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Between Enlightenment and Disaster

Dimensions of the political Use of Knowledge


Edited By Linda Sangolt

Modern politics is highly science-dependent and knowledge-driven. What is the rightful role of expert knowledge in political life? How can the truth claims of science be reconciled with principles of democratic control and lay participatory rights in decision-making?
This collection of essays by political scientists, sociologists and economists from Germany, France and Norway provides different empirical and theoretical analyses of the complex organising and legitimising power of knowledge in political governance. The authors shed light on key dimensions and dilemmas that have shaped the world-changing interrelations between politics, social institutions and scientific knowledge in the past century.
The contributions cover issue-areas and policy-fields such as population control, health economics, ICTs and higher education reform, and the politics of productivity and economic pre-eminence.


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Acknowledgements 11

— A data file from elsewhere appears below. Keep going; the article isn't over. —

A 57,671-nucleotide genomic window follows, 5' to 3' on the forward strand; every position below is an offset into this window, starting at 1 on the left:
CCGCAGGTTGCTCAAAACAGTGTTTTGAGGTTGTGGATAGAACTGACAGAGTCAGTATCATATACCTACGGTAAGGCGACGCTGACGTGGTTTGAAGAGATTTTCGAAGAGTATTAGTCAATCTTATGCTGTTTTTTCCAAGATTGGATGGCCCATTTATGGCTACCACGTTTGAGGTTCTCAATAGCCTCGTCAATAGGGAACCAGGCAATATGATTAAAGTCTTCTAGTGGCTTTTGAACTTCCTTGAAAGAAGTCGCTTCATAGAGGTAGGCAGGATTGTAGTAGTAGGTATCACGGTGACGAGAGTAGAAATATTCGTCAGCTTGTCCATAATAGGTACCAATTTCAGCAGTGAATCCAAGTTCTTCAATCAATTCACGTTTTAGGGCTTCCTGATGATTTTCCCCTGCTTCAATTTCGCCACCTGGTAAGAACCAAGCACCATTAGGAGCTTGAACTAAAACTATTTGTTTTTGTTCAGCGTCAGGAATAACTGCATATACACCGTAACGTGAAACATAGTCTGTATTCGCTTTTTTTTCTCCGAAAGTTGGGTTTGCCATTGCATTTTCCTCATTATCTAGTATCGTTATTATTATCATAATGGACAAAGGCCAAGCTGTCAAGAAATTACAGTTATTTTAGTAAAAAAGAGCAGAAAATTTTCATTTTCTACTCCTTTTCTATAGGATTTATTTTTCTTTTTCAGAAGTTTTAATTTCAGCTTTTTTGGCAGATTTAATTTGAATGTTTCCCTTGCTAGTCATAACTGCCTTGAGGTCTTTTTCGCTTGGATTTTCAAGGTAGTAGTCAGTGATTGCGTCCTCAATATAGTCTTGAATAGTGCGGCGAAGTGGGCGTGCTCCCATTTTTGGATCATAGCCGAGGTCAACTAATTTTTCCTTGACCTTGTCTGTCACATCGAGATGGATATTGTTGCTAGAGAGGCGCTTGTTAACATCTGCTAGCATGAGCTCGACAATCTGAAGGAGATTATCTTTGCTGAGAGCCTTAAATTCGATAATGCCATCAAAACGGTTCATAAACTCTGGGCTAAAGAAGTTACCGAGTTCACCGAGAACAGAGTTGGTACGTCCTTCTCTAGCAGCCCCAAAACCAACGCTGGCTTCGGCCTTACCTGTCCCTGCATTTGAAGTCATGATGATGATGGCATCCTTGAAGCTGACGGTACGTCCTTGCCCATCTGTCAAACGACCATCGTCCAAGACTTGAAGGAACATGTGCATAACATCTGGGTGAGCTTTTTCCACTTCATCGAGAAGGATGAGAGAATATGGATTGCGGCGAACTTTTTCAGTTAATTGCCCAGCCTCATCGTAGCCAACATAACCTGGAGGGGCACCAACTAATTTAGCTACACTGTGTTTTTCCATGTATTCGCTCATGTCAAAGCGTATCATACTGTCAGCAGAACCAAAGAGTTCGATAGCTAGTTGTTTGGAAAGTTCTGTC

Acknowledgements This volume brings together contributions by Norwegian, German, and French scholars initially presented at the annual "Politics and Knowledge" conferences at the University of Bergen from 2001 to 2007. These annual gatherings began with an interdisciplinary seminar an "Statistics and Politics" which was organised and hosted by the Department of Administration and Organization Theory at the Universi- ty of Bergen in May 2000. I wish to thank my co-authors for their willingness to share in this cross-national and cross-disciplinary endea- vour. Special thanks are due to Alain Desrosieres, formerly at INSEE (Institut national de la statistique et des etudes economiques) in Paris, for his participation and generous encouragement of fellow scholars at several of these spring gatherings. 1 would also like to thank Ariane Dupont-Kieffer, Emmanuel Didier, Silvana Patriarca and Martine Mespoulet for stimulating exchanges about the politics of knowledge. The Faculty of Social Sciences, the Department of Sociology, and the Department of Administration and Organization Theory at the University of Bergen and Statistics Norway have provided funding and support for these collaborative endeavours. I am grateful to Alf-Inge Jansen, Atle Nyhagen and Tore Tjelmeland for valuable comments to drafts of chapter 4. This book is dedicated to the memory of Gunnar Guddal Michelsen, a young researcher in the Stein Rokkan Research Centre in Bergen whose life was cut brutally short during a research engagement in Senegal in December 2005. 11

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